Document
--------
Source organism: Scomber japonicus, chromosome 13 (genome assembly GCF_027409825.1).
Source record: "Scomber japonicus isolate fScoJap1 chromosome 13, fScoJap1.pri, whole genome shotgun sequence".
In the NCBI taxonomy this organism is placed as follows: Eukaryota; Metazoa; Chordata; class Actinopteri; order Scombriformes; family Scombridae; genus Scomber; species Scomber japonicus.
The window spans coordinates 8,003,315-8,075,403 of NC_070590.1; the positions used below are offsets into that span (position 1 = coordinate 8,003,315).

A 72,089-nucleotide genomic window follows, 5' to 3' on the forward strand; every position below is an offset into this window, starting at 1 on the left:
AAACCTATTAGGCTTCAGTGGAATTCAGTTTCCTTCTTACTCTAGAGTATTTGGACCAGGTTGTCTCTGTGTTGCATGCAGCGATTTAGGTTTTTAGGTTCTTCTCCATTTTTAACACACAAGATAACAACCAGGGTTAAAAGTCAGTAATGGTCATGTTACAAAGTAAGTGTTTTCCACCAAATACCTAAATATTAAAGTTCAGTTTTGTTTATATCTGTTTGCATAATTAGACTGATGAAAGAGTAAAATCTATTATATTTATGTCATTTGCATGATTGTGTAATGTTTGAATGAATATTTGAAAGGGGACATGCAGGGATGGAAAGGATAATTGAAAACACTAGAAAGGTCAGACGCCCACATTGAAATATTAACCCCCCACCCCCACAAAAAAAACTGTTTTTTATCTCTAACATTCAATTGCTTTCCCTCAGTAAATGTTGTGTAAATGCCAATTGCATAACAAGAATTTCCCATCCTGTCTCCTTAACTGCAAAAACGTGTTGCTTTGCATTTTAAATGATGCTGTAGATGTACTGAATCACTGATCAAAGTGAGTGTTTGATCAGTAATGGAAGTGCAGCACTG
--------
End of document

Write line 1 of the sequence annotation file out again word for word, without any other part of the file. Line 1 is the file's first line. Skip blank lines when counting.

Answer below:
Source organism: Scomber japonicus, chromosome 13 (genome assembly GCF_027409825.1).